"Doctor, if you would assume now this fact for this limited question that the child immediately upon the freeing of the foreskin or the retraction of the foreskin spurted blood — meaning pulsations — spurted blood clear up on his undershirt and then filled two or three diapers before it ever left the office and continued to spurt blood, to flow copiously, from the 26th day of July, in the morning, until the 28th day of July, in the evening. What would you have expected the child's condition to be upon arrival at the Eugene Hospital?"

The witness answered:

"I would say in this hypothetical case which you described the youngster probably wouldn't have lived that long."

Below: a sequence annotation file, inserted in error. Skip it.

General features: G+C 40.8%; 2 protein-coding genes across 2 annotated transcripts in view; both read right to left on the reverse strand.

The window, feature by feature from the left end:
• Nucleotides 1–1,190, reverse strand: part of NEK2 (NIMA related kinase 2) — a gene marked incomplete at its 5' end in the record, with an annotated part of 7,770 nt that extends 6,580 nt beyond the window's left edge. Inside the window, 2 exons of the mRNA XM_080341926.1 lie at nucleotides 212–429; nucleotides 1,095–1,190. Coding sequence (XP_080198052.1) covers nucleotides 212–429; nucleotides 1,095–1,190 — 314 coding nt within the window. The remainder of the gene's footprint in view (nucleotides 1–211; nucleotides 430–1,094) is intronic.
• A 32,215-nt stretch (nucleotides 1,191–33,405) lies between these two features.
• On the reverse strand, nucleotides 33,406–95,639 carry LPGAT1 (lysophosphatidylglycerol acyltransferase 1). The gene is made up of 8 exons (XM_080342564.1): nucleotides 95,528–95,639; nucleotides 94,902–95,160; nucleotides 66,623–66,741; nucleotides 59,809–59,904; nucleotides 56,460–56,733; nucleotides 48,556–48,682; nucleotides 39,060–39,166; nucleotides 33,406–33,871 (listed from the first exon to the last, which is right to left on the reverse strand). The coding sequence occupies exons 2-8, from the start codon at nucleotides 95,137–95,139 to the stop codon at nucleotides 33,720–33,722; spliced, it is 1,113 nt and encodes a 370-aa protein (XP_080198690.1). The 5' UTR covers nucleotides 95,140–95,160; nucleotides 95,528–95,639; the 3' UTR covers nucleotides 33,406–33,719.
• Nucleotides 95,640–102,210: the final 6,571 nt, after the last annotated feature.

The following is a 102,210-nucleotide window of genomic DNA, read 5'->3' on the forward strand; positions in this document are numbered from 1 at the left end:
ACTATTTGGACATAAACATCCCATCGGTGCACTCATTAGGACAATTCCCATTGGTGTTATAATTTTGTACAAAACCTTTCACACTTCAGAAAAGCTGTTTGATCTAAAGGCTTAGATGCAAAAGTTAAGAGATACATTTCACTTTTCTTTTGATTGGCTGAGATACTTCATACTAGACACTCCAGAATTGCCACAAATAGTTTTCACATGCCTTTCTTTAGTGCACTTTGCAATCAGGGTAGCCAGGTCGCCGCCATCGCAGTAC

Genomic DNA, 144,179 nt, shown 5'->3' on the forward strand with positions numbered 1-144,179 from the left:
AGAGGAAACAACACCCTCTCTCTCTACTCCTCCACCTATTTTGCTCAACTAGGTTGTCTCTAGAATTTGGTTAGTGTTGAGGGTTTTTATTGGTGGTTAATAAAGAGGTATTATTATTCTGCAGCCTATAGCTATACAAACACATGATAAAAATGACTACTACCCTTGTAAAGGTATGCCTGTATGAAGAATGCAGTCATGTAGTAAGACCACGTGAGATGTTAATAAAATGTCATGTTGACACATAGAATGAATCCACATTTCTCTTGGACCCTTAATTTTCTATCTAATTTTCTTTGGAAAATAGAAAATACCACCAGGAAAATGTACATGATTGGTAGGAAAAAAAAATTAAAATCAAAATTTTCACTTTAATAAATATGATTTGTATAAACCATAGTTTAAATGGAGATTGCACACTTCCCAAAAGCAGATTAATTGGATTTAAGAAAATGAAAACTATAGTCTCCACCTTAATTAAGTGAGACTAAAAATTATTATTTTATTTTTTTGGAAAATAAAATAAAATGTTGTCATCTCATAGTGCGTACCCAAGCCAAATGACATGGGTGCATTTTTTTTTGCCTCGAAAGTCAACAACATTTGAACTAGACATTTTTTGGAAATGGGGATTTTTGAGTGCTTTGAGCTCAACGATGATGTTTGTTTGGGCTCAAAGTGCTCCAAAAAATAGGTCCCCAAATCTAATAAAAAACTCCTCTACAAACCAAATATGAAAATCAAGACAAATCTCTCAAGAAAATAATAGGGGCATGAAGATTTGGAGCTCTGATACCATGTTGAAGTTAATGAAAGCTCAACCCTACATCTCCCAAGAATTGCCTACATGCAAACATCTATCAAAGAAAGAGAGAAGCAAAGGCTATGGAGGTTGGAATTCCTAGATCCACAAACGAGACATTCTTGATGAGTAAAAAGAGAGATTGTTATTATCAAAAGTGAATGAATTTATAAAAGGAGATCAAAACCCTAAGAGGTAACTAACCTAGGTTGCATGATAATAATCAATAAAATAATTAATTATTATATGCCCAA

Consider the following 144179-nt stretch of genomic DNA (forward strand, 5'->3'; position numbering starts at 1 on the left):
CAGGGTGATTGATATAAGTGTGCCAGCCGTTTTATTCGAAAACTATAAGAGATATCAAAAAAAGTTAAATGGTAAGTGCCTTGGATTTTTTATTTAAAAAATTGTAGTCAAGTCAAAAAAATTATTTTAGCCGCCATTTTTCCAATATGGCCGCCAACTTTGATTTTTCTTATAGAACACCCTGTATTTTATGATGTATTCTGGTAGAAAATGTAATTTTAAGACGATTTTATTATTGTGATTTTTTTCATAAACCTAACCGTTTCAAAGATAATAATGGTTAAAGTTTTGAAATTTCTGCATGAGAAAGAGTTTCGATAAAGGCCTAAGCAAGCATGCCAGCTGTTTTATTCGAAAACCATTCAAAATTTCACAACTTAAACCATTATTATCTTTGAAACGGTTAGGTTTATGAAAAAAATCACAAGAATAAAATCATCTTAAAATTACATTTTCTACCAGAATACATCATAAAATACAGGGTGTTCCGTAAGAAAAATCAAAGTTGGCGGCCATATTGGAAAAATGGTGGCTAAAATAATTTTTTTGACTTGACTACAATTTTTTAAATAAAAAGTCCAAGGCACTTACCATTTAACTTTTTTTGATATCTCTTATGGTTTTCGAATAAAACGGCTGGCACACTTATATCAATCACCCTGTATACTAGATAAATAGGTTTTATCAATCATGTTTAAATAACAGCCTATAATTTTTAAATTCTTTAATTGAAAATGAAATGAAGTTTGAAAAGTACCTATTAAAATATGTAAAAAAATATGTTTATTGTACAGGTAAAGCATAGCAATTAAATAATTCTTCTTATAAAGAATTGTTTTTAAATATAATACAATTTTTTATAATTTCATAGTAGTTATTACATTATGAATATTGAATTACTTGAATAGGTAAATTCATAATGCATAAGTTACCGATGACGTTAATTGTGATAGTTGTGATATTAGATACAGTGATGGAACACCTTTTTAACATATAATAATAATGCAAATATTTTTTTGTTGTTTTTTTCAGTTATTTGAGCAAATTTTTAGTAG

The question which the jury was called upon to decide was, not merely what is the standard treatment for bleeding of a hemophiliac in the generality of cases, but whether, in the circumstances of the particular case, the defendants were negligent either in failing to give that treatment during the 48-hour period or in not referring the case to a specialist. If it be assumed that the child had been under the care of a physician like Dr. Overstreet, possessing the requisite knowledge and skill in the treatment of hemophilia, and that he, believing reasonably that the bleeding was not severe and was not endangering the child's health, and with his knowledge that "bleeding tends to stop if blood loss is not great after a period of several hours, days, and a minor oozing will stop by itself spontaneously" — if such a physician in these circumstances had waited over a period of two days to see if the bleeding would stop without a transfusion, would a jury be warranted in finding him negligent in the absence of expert evidence that his treatment was improper? We think not. The defendants were entitled to have their conduct measured by the same standard that would be applied to the conduct of a specialist. The question whether Dr. Munroe should have called in a specialist was a medical question. Seneris v. Haas, 45 Cal.2d 811, 828-829, 291 P.2d 915, 53 ALR2d 124. As the record contains no medical testimony that the treatment by the defendants was negligent in the circumstances of this case we think that it was error to submit that charge to the jury.